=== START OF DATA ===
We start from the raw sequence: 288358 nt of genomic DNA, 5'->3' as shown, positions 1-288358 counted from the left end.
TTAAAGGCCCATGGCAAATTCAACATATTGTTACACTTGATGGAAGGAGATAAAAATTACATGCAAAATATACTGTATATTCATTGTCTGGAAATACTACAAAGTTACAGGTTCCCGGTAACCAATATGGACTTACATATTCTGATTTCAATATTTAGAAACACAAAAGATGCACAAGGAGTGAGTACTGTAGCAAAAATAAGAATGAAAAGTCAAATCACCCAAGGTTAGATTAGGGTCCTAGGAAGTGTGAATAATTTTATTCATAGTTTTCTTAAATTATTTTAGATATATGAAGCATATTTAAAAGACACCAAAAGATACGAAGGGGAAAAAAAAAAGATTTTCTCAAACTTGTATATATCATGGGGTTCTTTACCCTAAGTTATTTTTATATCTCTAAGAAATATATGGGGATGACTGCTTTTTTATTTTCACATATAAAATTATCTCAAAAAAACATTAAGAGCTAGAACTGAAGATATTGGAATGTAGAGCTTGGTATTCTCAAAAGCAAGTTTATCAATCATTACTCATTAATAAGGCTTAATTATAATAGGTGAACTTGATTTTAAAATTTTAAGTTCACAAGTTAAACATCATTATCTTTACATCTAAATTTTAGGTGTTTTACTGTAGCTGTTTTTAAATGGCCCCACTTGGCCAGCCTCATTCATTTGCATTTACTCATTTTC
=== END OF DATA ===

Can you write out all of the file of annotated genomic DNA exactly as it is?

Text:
We start from the raw sequence: 288358 nt of genomic DNA, 5'->3' as shown, positions 1-288358 counted from the left end.
TTAAAGGCCCATGGCAAATTCAACATATTGTTACACTTGATGGAAGGAGATAAAAATTACATGCAAAATATACTGTATATTCATTGTCTGGAAATACTACAAAGTTACAGGTTCCCGGTAACCAATATGGACTTACATATTCTGATTTCAATATTTAGAAACACAAAAGATGCACAAGGAGTGAGTACTGTAGCAAAAATAAGAATGAAAAGTCAAATCACCCAAGGTTAGATTAGGGTCCTAGGAAGTGTGAATAATTTTATTCATAGTTTTCTTAAATTATTTTAGATATATGAAGCATATTTAAAAGACACCAAAAGATACGAAGGGGAAAAAAAAAAGATTTTCTCAAACTTGTATATATCATGGGGTTCTTTACCCTAAGTTATTTTTATATCTCTAAGAAATATATGGGGATGACTGCTTTTTTATTTTCACATATAAAATTATCTCAAAAAAACATTAAGAGCTAGAACTGAAGATATTGGAATGTAGAGCTTGGTATTCTCAAAAGCAAGTTTATCAATCATTACTCATTAATAAGGCTTAATTATAATAGGTGAACTTGATTTTAAAATTTTAAGTTCACAAGTTAAACATCATTATCTTTACATCTAAATTTTAGGTGTTTTACTGTAGCTGTTTTTAAATGGCCCCACTTGGCCAGCCTCATTCATTTGCATTTACTCATTTTC